Columnist Richard S. Bogartz: Demonizing the other side always counterproductive

By RICHARD S. BOGARTZ

Published: 09-25-2023 4:39 PM

Well, what do you know. Again, Amherst appears to be divided into warring camps. On one side, the good guys, struggling in the name of the righteous and the good. On the other side, the other good guys, struggling in the name of the good and the righteous.

It reminds me of what for me was the most memorable scene in Sergei Eisenstein’s movie “Alexander Nevsky.” The Teutonic Knights of the Holy Roman Empire have invaded Russia and are threatening Novgorod. Prince Alexander has summoned the commoners of Novgorod to fight the Knights.

It is the evening before the decisive battle. Eisenstein shows each side praying to God for heavenly support in the struggle to come. I was young. I was struck by how readily opposing peoples will be sure that God is on their side. And you-know-who must be on the other.

Later I learned another important lesson that bears on Amherst’s delightful feuds. When Person A is telling you about Person B, you always learn more about A than about B. Always.

I don’t know enough of the facts to take a side concerning what happened to LGBTQIA+ students at Amherst Regional Middle School. My higher self’s default position is that good people were trying their best to act in the common good and that other good people, also acting in the common good, were aggrieved by some actions of the first group. I confess to a cynical tinge that can entertain the possibility that someone was trying to preserve their job, or that someone else was trying to politicize a delicate situation, but I have no information supporting my tinges.

The above being said should suffice for both sides to conclude that I am working hand in hand with the above mentioned you-know-who at the end of the second paragraph.

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Without endorsing or disowning any of the positions Peter Demling has taken on the substantive issues or any of his accusations, I do want to support his firm stance against personal attacks. It is vital to the decency of our community that we have a deep understanding of our common humanity.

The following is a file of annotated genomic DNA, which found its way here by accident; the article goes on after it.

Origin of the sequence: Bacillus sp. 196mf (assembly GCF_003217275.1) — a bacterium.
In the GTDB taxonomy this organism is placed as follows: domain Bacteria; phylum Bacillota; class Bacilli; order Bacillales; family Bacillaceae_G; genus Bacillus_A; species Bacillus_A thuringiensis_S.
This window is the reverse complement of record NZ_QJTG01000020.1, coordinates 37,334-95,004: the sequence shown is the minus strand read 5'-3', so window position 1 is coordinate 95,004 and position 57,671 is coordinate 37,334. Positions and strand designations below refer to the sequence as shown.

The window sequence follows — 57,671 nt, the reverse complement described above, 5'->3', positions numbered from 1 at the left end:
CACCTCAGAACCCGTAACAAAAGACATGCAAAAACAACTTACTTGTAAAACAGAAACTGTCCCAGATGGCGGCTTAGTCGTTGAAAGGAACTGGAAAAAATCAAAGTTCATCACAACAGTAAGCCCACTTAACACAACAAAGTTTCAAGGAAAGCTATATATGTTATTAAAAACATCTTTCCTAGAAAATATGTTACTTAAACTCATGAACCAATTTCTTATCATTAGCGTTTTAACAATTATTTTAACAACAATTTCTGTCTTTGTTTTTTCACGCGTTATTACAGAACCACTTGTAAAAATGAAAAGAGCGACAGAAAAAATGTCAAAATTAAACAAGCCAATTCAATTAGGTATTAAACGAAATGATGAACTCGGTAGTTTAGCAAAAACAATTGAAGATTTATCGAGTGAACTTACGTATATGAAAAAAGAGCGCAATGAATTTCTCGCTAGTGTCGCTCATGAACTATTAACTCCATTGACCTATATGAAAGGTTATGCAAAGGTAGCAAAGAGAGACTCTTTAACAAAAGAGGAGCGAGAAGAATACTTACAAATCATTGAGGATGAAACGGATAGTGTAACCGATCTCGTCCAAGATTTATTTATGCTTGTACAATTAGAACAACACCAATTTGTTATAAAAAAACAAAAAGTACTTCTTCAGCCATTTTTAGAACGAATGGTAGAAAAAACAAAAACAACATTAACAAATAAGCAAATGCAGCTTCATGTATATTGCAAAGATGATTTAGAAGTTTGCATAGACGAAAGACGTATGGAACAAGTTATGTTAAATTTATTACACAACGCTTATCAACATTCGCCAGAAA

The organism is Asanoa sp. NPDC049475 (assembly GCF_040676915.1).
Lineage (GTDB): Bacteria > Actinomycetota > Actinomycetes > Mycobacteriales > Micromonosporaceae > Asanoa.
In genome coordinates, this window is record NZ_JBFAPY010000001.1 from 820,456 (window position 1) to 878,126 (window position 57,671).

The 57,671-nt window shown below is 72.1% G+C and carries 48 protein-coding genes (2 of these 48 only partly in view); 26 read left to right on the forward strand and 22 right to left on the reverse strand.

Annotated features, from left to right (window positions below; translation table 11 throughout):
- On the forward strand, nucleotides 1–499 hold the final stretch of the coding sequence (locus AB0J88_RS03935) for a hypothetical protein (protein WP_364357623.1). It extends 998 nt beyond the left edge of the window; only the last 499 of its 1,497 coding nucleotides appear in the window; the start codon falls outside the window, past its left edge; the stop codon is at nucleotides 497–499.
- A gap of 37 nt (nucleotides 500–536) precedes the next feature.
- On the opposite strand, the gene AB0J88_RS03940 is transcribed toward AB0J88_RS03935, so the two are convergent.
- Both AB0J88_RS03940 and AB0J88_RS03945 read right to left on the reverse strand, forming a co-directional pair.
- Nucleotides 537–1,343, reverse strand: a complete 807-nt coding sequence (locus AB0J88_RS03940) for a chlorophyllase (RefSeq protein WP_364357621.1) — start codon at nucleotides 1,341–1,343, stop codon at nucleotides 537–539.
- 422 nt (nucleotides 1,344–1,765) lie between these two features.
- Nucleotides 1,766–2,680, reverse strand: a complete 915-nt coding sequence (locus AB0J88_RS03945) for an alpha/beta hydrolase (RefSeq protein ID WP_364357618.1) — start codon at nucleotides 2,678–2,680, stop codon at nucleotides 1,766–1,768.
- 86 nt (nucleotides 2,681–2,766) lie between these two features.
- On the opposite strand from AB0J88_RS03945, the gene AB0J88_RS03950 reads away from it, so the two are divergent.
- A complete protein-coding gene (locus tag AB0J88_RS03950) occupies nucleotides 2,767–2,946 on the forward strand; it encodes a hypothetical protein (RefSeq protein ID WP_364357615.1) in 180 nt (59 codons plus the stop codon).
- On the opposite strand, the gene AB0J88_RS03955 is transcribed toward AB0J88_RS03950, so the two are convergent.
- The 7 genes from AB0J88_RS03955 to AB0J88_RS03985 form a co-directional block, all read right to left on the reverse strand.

It is vital that we keep in mind that the other, and particularly the other that we disagree with, is a center of consciousness as are we, with hopes, dreams, and good intentions as we have, but also with different histories, different perceptions, different understandings, different attitudes and different values, and frightening as it may be, in some cases different beliefs about what are facts and what is the truth.

We all learned that the map is not the territory; the word is not the thing. So too, the idea or position is not the person. It’s an error to attack the person because of an idea that they hold. Even a moment’s thought reveals that a person can change their mind about an idea. An idea is not an enduring characteristic of a person. It is a transient, although sometimes long lived.

An attack on the person is not only an error but is also strategically flawed. It fails because the person rises to defend themselves. Others, perhaps not subscribing to the idea, will rise to their defense.

Attacking the other person will also elicit doubt in others by suggesting, when the person is attacked instead of the idea, that there is reasonable cause to believe the attack on the idea is being avoided because of its weakness.

Attacking a person because of the ideas they hold is one kind of an error. Another is being so attached to your own idea that an attack on your idea is viewed as an attack on yourself.

There are people who wear their egos on their sleeves and view an attack on their football team, their preferred political party, even their favorite dessert as an attack on who they are. On their very being. This is a kind of grasping by the ego that the Buddha warned against.

The above notwithstanding, if, as Maxine Oland writes, it is true that middle school children “were barked at, called homophobic slurs, harassed in bathrooms, and were dismissed, misnamed, and misgendered by guidance counselors,” then it is appropriate to find out what ideas, in which people, gave rise to these actions.

This process of discovery should lead to change that respects the rights of all students to be free from such treatment while also respecting the humanity of those responsible for the damage.

Richard S. Bogartz is professor emeritus of psychology at the University of Massachusetts Amherst.

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